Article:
I provided the toxic context, explained how state and federal regulations were flawed, transportation infrastructure decrepit, how the reported monitoring data were flawed, how the science and health effects did not support the “shelter in place” response, how monitoring data exceeded federal safety standards, how the risk communication plan was controlled by a questionably competent corporate consultant, and how Gov. Christie failed to respond, not even to the minimum level set by Louisiana Gov. Jindal.

As lawsuits filed by residents prompted the media to probe what went wrong, I thought it was bad when they reported (long after the fact) that the Gloucester County Emergency Response Team lacked batteries for their hand held air monitors.

No biggie, those air monitors just tell emergency responders whether exposure to toxic gases are in concentrations that just might kill them or thousands of nearby residents.

And I knew in real time, and wrote about it extensively, that officials were outright lying about the toxicity of the chemical vinyl chloride, the health risks of exposure, and the faux evacuation and “shelter in place”.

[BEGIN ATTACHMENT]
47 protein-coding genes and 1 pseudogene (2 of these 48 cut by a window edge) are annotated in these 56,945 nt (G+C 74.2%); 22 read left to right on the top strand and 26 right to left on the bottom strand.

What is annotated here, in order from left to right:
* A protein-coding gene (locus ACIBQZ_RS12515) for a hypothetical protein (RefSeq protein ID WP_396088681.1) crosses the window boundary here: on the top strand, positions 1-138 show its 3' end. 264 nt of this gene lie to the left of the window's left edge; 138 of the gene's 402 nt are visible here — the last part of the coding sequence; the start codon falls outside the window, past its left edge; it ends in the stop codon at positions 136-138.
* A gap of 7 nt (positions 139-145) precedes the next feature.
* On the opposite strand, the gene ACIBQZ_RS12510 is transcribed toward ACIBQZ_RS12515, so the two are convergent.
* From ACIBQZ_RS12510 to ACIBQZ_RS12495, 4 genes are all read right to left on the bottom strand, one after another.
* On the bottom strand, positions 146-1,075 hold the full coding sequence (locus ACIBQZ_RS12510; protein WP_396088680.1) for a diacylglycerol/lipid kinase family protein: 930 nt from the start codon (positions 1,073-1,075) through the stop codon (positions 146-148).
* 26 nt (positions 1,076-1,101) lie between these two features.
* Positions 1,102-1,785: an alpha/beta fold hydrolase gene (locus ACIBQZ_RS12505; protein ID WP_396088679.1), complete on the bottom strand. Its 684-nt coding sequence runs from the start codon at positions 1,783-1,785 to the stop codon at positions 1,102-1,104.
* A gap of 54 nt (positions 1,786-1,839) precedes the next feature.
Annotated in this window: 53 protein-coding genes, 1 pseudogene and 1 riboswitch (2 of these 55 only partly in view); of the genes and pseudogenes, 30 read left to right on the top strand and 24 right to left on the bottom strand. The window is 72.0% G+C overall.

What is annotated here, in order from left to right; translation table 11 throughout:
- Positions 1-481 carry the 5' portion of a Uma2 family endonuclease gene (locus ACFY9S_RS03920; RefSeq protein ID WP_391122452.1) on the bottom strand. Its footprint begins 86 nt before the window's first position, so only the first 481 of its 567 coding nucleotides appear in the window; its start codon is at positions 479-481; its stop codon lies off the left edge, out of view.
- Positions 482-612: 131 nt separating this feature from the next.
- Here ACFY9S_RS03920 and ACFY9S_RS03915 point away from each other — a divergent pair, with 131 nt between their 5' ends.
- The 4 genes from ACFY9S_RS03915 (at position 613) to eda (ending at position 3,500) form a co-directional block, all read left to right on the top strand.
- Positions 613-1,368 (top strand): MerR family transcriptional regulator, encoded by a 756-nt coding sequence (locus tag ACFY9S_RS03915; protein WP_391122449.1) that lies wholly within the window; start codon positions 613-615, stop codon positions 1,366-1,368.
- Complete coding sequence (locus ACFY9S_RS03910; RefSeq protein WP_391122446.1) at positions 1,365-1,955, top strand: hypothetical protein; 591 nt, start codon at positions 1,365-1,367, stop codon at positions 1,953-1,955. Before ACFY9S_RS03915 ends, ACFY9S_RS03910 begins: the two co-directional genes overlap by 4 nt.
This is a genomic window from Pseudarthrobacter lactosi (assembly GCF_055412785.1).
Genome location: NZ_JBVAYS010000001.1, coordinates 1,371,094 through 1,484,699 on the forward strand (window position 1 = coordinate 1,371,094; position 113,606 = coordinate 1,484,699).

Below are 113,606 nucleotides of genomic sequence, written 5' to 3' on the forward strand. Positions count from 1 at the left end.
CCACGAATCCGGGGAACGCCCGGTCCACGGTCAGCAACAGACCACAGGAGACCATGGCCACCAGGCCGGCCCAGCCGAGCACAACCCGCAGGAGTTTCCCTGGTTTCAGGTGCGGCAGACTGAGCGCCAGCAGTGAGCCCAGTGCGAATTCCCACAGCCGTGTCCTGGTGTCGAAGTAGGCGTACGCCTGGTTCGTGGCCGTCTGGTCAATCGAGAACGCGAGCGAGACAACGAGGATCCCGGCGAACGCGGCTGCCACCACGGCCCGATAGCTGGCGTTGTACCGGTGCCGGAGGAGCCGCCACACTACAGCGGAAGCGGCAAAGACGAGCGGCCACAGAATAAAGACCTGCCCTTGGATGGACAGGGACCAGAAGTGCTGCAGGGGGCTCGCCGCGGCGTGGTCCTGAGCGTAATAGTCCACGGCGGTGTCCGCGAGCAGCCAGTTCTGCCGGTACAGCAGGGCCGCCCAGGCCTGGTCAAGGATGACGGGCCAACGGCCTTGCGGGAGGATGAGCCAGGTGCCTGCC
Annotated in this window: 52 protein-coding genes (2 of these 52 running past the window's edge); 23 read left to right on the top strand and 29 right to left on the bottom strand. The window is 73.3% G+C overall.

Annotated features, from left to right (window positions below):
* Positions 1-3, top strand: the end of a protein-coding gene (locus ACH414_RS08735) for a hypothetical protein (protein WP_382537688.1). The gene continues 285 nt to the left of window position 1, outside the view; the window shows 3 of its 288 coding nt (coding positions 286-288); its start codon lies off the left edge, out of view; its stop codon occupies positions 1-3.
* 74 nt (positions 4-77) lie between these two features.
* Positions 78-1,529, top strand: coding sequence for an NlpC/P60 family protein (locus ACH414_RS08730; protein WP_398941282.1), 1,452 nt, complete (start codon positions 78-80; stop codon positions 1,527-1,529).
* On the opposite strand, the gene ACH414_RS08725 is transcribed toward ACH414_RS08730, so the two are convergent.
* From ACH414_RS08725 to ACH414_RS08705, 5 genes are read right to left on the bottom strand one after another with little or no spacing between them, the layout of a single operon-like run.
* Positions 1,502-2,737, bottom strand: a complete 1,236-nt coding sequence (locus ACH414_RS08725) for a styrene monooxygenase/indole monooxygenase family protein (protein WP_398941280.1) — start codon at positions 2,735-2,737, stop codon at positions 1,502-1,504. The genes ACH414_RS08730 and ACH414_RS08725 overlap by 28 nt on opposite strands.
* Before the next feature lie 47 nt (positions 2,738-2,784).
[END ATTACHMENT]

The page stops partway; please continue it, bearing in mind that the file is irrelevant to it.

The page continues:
NTSB investigators have now validated virtually all those criticisms – and found far more mistakes, negligence, and potential wrongdoing that I was unaware of.

  • NTSB Finds Fatal Flaws

The National Transportation Safety Board hearing and Report on the Paulsboro toxic train derailment has set new lows that even I would not imagine to be possible in a state that was once a national leader and pioneer in chemical safety and risk management. (watch video of hearing here)

The final Report has not been issued yet (updated with links), but there were staff briefings that were revealing and more damning information emerged during the Board’s review of the staff presentations – watch the video for that. For now here is the available written info:

Here are just some of the egregious errors NTSB found:

  • the head of the local response, the Fire Chief, said he couldn’t see or smell the chemical, so no problem
  • the emergency response team set up a Command center directly in the “hot zone”, in violation of federal safety guidelines
  • none of the emergency responders wore protective breathing apparatus required under federal safety guidelines
  • the Paulsboro police told responders and the public that the gas was not toxic. When told of their error, the mistake was not corrected.
  • emergency responders were climbing on the derailed chemical rail cars for no reason
  • DEP issued public statements about the chemical risks that were flat out false, had no scientific basis, were misleading, and that endangered people. When told of their error, the mistakes were not corrected.